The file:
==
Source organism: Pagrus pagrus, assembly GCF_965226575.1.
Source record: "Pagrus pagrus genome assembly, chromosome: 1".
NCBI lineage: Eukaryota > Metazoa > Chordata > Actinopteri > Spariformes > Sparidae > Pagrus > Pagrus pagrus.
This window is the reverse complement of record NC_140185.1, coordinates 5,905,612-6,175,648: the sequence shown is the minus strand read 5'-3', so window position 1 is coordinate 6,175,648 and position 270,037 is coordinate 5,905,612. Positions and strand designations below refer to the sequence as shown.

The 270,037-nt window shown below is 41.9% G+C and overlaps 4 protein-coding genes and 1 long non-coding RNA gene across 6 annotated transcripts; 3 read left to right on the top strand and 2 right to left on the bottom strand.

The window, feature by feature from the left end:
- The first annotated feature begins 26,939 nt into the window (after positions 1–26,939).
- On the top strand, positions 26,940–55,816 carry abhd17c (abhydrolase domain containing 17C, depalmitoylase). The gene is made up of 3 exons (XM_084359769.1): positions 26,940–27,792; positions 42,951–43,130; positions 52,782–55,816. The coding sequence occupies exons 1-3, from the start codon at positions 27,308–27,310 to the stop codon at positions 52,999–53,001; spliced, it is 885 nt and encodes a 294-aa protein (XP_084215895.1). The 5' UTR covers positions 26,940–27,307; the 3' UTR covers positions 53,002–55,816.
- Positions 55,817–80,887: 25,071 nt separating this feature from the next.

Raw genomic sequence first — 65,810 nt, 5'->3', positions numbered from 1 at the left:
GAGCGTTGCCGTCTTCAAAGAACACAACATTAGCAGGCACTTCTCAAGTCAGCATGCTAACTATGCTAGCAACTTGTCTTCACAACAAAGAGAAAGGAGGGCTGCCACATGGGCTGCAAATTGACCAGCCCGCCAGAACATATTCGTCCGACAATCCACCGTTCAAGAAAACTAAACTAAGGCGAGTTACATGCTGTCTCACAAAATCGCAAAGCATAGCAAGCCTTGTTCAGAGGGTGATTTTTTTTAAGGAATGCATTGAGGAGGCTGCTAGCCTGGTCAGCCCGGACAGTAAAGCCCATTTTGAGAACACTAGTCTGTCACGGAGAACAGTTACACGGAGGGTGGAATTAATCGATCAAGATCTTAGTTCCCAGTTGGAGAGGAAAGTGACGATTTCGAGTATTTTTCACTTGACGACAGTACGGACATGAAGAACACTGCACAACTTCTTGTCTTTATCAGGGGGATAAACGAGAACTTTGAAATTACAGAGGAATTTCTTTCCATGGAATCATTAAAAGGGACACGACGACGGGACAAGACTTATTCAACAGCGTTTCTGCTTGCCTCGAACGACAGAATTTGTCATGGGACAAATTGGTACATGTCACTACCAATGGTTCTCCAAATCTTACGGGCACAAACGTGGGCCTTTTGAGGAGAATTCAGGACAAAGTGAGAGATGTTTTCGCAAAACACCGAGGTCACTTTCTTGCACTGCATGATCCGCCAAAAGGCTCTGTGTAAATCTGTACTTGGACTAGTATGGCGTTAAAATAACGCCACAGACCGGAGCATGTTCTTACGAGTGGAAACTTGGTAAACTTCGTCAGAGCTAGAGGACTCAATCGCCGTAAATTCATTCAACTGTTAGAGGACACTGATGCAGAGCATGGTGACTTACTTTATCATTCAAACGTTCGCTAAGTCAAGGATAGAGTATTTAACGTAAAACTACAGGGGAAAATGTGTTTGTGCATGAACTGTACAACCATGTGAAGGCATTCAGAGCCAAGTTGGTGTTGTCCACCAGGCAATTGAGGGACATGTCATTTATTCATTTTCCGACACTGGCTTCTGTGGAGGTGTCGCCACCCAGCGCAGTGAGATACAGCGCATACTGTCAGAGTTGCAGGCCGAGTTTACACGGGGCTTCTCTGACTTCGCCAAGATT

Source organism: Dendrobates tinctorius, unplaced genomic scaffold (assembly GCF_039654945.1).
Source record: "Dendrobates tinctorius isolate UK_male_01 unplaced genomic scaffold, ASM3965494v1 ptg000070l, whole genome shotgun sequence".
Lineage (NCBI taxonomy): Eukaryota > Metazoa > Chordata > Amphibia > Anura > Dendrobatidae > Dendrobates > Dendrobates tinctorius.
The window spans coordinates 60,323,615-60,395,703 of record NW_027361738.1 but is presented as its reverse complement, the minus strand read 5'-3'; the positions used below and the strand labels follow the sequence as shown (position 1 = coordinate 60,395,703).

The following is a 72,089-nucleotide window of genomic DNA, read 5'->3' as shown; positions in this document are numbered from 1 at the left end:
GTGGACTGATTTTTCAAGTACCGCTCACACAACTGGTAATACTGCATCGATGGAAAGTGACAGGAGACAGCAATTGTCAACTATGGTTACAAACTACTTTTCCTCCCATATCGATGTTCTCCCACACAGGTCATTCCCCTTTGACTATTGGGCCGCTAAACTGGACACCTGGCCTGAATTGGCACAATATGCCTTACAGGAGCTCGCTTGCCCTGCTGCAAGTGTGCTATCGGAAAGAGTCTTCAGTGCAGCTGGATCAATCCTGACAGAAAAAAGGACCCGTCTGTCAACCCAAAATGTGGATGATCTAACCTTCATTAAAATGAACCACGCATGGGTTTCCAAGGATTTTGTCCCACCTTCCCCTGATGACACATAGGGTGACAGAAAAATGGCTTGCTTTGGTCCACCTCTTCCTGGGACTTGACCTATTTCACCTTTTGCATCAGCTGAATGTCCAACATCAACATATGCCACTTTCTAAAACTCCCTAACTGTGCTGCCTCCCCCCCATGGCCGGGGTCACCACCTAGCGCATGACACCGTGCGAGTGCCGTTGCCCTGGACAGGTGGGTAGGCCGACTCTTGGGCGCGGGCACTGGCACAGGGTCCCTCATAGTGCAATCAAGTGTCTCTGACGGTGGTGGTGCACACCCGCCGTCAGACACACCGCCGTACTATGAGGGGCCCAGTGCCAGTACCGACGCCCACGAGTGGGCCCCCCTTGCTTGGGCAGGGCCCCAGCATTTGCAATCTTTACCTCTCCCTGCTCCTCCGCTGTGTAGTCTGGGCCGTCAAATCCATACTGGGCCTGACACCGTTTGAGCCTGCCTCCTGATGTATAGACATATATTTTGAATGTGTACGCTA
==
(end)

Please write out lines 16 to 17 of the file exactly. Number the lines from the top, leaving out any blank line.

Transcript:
The following is a 72,089-nucleotide window of genomic DNA, read 5'->3' as shown; positions in this document are numbered from 1 at the left end:
GTGGACTGATTTTTCAAGTACCGCTCACACAACTGGTAATACTGCATCGATGGAAAGTGACAGGAGACAGCAATTGTCAACTATGGTTACAAACTACTTTTCCTCCCATATCGATGTTCTCCCACACAGGTCATTCCCCTTTGACTATTGGGCCGCTAAACTGGACACCTGGCCTGAATTGGCACAATATGCCTTACAGGAGCTCGCTTGCCCTGCTGCAAGTGTGCTATCGGAAAGAGTCTTCAGTGCAGCTGGATCAATCCTGACAGAAAAAAGGACCCGTCTGTCAACCCAAAATGTGGATGATCTAACCTTCATTAAAATGAACCACGCATGGGTTTCCAAGGATTTTGTCCCACCTTCCCCTGATGACACATAGGGTGACAGAAAAATGGCTTGCTTTGGTCCACCTCTTCCTGGGACTTGACCTATTTCACCTTTTGCATCAGCTGAATGTCCAACATCAACATATGCCACTTTCTAAAACTCCCTAACTGTGCTGCCTCCCCCCCATGGCCGGGGTCACCACCTAGCGCATGACACCGTGCGAGTGCCGTTGCCCTGGACAGGTGGGTAGGCCGACTCTTGGGCGCGGGCACTGGCACAGGGTCCCTCATAGTGCAATCAAGTGTCTCTGACGGTGGTGGTGCACACCCGCCGTCAGACACACCGCCGTACTATGAGGGGCCCAGTGCCAGTACCGACGCCCACGAGTGGGCCCCCCTTGCTTGGGCAGGGCCCCAGCATTTGCAATCTTTACCTCTCCCTGCTCCTCCGCTGTGTAGTCTGGGCCGTCAAATCCATACTGGGCCTGACACCGTTTGAGCCTGCCTCCTGATGTATAGACATATATTTTGAATGTGTACGCTA